Nonprofit grateful for supporters, ongoing contributions
By AMANDA KIMBLE
STEPHENVILLE (March 29, 2016) – When disaster strikes, community members look out for their own. And there’s no doubt Sherwood & Myrtie Foster’s Home for Children is at the heart of Stephenville, a deep-rooted part of the community.
Mr. and Mrs. Foster welcomed the first children into the now sprawling campus’s first home in 1960 with a mission that’s still being fulfilled today – healing the wounds of troubled children and giving them a place to call home.
On March 5, community members and supporters from outside the area attended the organizations 13th annual fundraising auction. Just three days later, the Foster’s Home was hit by an EF1 tornado.
In no time, telephones began ringing – callers were eager to learn how they could lend a hand. And just as fast, volunteers flocked to the property on Graham Street, where the storm left trail of damage.
Today, the campus is home to more than 50 foster children, family homes, administrative offices and other various buildings. Following the March 8 tornado, administrators counted their blessings – nobody was hurt and none of the children’s possessions were lost.
There was a list of damages, but nothing a little time and community support couldn’t overcome. Less than a month after roofs were ripped from buildings, staff vehicles and transport vans were damaged and groceries, paper goods and other supplies were lost to the storm, cleanup is almost complete.
“We are about 95 percent done with the cleanup effort,” Lacy Barton, vice president of development said Monday. “They’re working on our roof today – we’re getting the office building put back together.”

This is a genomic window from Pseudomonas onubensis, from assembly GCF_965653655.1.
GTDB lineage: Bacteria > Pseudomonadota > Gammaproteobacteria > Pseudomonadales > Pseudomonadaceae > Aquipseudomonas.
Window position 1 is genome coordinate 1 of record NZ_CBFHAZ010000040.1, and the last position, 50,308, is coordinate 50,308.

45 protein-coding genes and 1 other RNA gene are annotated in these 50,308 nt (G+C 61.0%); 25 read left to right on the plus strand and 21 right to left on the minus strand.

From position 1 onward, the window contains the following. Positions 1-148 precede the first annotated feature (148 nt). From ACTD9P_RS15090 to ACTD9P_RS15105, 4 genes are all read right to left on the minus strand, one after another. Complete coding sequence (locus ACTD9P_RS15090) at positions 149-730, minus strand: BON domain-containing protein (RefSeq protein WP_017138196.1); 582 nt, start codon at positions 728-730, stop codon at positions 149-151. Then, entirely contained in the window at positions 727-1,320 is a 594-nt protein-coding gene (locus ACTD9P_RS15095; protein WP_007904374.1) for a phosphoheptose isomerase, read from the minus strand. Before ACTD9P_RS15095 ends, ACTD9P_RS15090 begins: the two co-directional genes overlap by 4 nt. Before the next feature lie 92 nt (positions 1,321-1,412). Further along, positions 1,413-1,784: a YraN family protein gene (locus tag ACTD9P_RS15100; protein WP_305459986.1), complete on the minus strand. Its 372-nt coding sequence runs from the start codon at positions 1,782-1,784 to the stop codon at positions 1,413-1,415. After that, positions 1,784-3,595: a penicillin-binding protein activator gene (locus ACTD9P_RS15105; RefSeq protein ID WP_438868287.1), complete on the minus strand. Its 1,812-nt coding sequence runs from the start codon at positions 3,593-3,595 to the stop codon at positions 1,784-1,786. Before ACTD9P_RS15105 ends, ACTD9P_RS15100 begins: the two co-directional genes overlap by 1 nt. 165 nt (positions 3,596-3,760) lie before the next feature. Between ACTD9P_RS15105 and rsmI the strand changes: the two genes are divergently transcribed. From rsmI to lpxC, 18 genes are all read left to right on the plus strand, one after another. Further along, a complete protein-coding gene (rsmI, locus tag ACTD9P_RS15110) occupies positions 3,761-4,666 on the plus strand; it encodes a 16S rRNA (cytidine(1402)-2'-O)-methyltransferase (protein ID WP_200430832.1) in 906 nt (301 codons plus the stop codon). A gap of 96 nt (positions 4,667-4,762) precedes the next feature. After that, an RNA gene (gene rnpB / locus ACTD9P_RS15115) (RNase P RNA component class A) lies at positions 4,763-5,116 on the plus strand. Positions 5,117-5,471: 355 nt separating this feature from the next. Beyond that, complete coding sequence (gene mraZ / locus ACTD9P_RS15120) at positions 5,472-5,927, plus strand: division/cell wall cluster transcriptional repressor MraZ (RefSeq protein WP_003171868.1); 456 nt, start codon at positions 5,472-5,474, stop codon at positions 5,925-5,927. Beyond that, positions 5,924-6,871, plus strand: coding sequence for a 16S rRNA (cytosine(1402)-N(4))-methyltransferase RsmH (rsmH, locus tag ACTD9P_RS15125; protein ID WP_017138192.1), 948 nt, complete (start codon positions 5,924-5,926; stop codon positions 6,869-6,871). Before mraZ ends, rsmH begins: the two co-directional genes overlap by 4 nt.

The largest part of the cleanup was done less than two weeks after the damage occurred.
“We had a long list of people to thank,” Barton said, referring to volunteers who showed up to help. “The turnout was amazing. The community has been an amazing contributor in everything we’ve done.”
The refrigerators have been stocked. The supply closet is packed with an impressive stack of paper goods. Windows, windshields and air conditioning units have been replaced.
People are still calling, ready to roll up their sleeves and go to work, but current needs are of a different sort.
“At this point, our greatest need is financial assistance,” Barton said. “That support will help us meet insurance deductibles.”
Sure, Barton said there is a disaster fund – just like the paper towels and spoiled milk, it will have to be replenished.
The nonprofit organization relies solely on individual donations and support of Churches of Christ from across the state.
Barton said Foster’s Home has already paid “out of pocket” for a number of repairs, and the organization is still waiting to receive insurance payouts.
While disaster sometimes leaves victims feeling uncertain and vulnerable, Foster’s Home was built and will continue to thrive on two things – faith and generosity.
All donations to the Foster’s Home are tax deductible. Credit and debit card contributions can be made online at or by telephone by calling (254) 968-2143 ext. 225. Checks can also be mailed to P.O. Box 978 Stephenville, TX 76401.
Call Barton at 968-2143 ext. 245 or President Glenn Newberry at ext. 235 for more information.